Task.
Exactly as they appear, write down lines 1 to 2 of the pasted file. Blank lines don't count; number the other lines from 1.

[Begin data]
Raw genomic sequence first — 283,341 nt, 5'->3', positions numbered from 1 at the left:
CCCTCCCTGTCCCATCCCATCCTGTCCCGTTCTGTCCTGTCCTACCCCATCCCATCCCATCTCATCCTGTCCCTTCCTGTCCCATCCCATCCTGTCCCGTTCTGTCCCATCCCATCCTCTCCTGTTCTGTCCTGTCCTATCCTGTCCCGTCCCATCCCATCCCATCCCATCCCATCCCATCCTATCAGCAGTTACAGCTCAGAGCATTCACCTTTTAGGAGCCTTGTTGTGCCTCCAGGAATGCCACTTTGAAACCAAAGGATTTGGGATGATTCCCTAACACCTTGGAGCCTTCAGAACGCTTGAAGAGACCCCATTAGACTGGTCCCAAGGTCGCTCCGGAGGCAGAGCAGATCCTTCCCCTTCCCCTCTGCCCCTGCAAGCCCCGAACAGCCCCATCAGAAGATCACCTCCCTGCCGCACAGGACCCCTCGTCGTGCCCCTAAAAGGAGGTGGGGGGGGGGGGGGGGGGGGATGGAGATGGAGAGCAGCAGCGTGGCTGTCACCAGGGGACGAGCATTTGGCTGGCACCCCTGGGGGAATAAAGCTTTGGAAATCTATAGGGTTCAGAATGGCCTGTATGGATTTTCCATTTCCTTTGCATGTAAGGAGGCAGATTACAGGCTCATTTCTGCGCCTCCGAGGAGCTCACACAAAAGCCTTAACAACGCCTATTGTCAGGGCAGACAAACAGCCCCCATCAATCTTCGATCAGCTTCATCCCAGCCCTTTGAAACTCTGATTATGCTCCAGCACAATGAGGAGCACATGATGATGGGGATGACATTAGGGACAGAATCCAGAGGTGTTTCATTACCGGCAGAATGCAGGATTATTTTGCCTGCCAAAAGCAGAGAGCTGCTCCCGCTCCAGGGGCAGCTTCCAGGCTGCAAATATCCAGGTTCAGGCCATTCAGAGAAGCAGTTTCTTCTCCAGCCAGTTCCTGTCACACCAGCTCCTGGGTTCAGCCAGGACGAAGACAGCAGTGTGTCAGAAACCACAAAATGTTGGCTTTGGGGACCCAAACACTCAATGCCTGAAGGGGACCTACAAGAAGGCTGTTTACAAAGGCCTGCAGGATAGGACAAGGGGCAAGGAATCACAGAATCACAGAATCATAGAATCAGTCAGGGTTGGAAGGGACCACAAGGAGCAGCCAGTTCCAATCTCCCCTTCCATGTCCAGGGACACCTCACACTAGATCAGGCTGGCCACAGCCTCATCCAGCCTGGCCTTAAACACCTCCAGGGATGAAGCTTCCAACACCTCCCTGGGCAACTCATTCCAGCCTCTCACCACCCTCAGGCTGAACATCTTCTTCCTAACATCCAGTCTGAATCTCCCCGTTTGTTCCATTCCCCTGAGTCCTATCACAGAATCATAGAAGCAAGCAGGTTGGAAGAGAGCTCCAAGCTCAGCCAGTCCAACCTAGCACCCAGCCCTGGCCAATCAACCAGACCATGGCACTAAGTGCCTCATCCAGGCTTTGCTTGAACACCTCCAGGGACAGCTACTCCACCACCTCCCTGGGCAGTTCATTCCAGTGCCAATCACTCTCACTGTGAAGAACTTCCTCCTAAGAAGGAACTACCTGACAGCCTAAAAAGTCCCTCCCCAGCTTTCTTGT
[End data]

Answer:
Raw genomic sequence first — 283,341 nt, 5'->3', positions numbered from 1 at the left:
CCCTCCCTGTCCCATCCCATCCTGTCCCGTTCTGTCCTGTCCTACCCCATCCCATCCCATCTCATCCTGTCCCTTCCTGTCCCATCCCATCCTGTCCCGTTCTGTCCCATCCCATCCTCTCCTGTTCTGTCCTGTCCTATCCTGTCCCGTCCCATCCCATCCCATCCCATCCCATCCCATCCTATCAGCAGTTACAGCTCAGAGCATTCACCTTTTAGGAGCCTTGTTGTGCCTCCAGGAATGCCACTTTGAAACCAAAGGATTTGGGATGATTCCCTAACACCTTGGAGCCTTCAGAACGCTTGAAGAGACCCCATTAGACTGGTCCCAAGGTCGCTCCGGAGGCAGAGCAGATCCTTCCCCTTCCCCTCTGCCCCTGCAAGCCCCGAACAGCCCCATCAGAAGATCACCTCCCTGCCGCACAGGACCCCTCGTCGTGCCCCTAAAAGGAGGTGGGGGGGGGGGGGGGGGGGGATGGAGATGGAGAGCAGCAGCGTGGCTGTCACCAGGGGACGAGCATTTGGCTGGCACCCCTGGGGGAATAAAGCTTTGGAAATCTATAGGGTTCAGAATGGCCTGTATGGATTTTCCATTTCCTTTGCATGTAAGGAGGCAGATTACAGGCTCATTTCTGCGCCTCCGAGGAGCTCACACAAAAGCCTTAACAACGCCTATTGTCAGGGCAGACAAACAGCCCCCATCAATCTTCGATCAGCTTCATCCCAGCCCTTTGAAACTCTGATTATGCTCCAGCACAATGAGGAGCACATGATGATGGGGATGACATTAGGGACAGAATCCAGAGGTGTTTCATTACCGGCAGAATGCAGGATTATTTTGCCTGCCAAAAGCAGAGAGCTGCTCCCGCTCCAGGGGCAGCTTCCAGGCTGCAAATATCCAGGTTCAGGCCATTCAGAGAAGCAGTTTCTTCTCCAGCCAGTTCCTGTCACACCAGCTCCTGGGTTCAGCCAGGACGAAGACAGCAGTGTGTCAGAAACCACAAAATGTTGGCTTTGGGGACCCAAACACTCAATGCCTGAAGGGGACCTACAAGAAGGCTGTTTACAAAGGCCTGCAGGATAGGACAAGGGGCAAGGAATCACAGAATCACAGAATCATAGAATCAGTCAGGGTTGGAAGGGACCACAAGGAGCAGCCAGTTCCAATCTCCCCTTCCATGTCCAGGGACACCTCACACTAGATCAGGCTGGCCACAGCCTCATCCAGCCTGGCCTTAAACACCTCCAGGGATGAAGCTTCCAACACCTCCCTGGGCAACTCATTCCAGCCTCTCACCACCCTCAGGCTGAACATCTTCTTCCTAACATCCAGTCTGAATCTCCCCGTTTGTTCCATTCCCCTGAGTCCTATCACAGAATCATAGAAGCAAGCAGGTTGGAAGAGAGCTCCAAGCTCAGCCAGTCCAACCTAGCACCCAGCCCTGGCCAATCAACCAGACCATGGCACTAAGTGCCTCATCCAGGCTTTGCTTGAACACCTCCAGGGACAGCTACTCCACCACCTCCCTGGGCAGTTCATTCCAGTGCCAATCACTCTCACTGTGAAGAACTTCCTCCTAAGAAGGAACTACCTGACAGCCTAAAAAGTCCCTCCCCAGCTTTCTTGT